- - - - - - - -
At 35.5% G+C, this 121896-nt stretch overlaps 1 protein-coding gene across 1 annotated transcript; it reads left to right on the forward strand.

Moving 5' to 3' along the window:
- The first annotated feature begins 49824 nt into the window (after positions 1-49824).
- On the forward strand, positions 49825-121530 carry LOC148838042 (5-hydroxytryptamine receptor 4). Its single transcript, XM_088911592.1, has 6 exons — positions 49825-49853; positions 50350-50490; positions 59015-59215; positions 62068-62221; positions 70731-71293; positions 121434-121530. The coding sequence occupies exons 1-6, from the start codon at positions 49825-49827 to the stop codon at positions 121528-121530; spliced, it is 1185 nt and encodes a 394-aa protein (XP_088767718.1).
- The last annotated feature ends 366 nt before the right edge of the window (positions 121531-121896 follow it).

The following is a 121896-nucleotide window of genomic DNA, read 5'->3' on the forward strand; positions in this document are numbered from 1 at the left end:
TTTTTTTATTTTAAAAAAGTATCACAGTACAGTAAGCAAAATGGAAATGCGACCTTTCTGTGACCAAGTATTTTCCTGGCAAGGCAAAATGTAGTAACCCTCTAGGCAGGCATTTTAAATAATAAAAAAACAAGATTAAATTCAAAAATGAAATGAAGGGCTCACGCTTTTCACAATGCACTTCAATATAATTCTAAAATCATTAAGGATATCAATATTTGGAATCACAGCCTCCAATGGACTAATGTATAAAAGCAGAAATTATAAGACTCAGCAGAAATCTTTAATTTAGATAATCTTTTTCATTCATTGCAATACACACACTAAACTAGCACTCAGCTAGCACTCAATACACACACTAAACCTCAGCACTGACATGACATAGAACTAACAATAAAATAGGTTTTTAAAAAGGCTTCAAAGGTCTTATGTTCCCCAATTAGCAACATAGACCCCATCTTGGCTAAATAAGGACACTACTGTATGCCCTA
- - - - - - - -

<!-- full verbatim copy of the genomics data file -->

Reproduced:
At 35.5% G+C, this 121896-nt stretch overlaps 1 protein-coding gene across 1 annotated transcript; it reads left to right on the forward strand.

Moving 5' to 3' along the window:
- The first annotated feature begins 49824 nt into the window (after positions 1-49824).
- On the forward strand, positions 49825-121530 carry LOC148838042 (5-hydroxytryptamine receptor 4). Its single transcript, XM_088911592.1, has 6 exons — positions 49825-49853; positions 50350-50490; positions 59015-59215; positions 62068-62221; positions 70731-71293; positions 121434-121530. The coding sequence occupies exons 1-6, from the start codon at positions 49825-49827 to the stop codon at positions 121528-121530; spliced, it is 1185 nt and encodes a 394-aa protein (XP_088767718.1).
- The last annotated feature ends 366 nt before the right edge of the window (positions 121531-121896 follow it).

The following is a 121896-nucleotide window of genomic DNA, read 5'->3' on the forward strand; positions in this document are numbered from 1 at the left end:
TTTTTTTATTTTAAAAAAGTATCACAGTACAGTAAGCAAAATGGAAATGCGACCTTTCTGTGACCAAGTATTTTCCTGGCAAGGCAAAATGTAGTAACCCTCTAGGCAGGCATTTTAAATAATAAAAAAACAAGATTAAATTCAAAAATGAAATGAAGGGCTCACGCTTTTCACAATGCACTTCAATATAATTCTAAAATCATTAAGGATATCAATATTTGGAATCACAGCCTCCAATGGACTAATGTATAAAAGCAGAAATTATAAGACTCAGCAGAAATCTTTAATTTAGATAATCTTTTTCATTCATTGCAATACACACACTAAACTAGCACTCAGCTAGCACTCAATACACACACTAAACCTCAGCACTGACATGACATAGAACTAACAATAAAATAGGTTTTTAAAAAGGCTTCAAAGGTCTTATGTTCCCCAATTAGCAACATAGACCCCATCTTGGCTAAATAAGGACACTACTGTATGCCCTA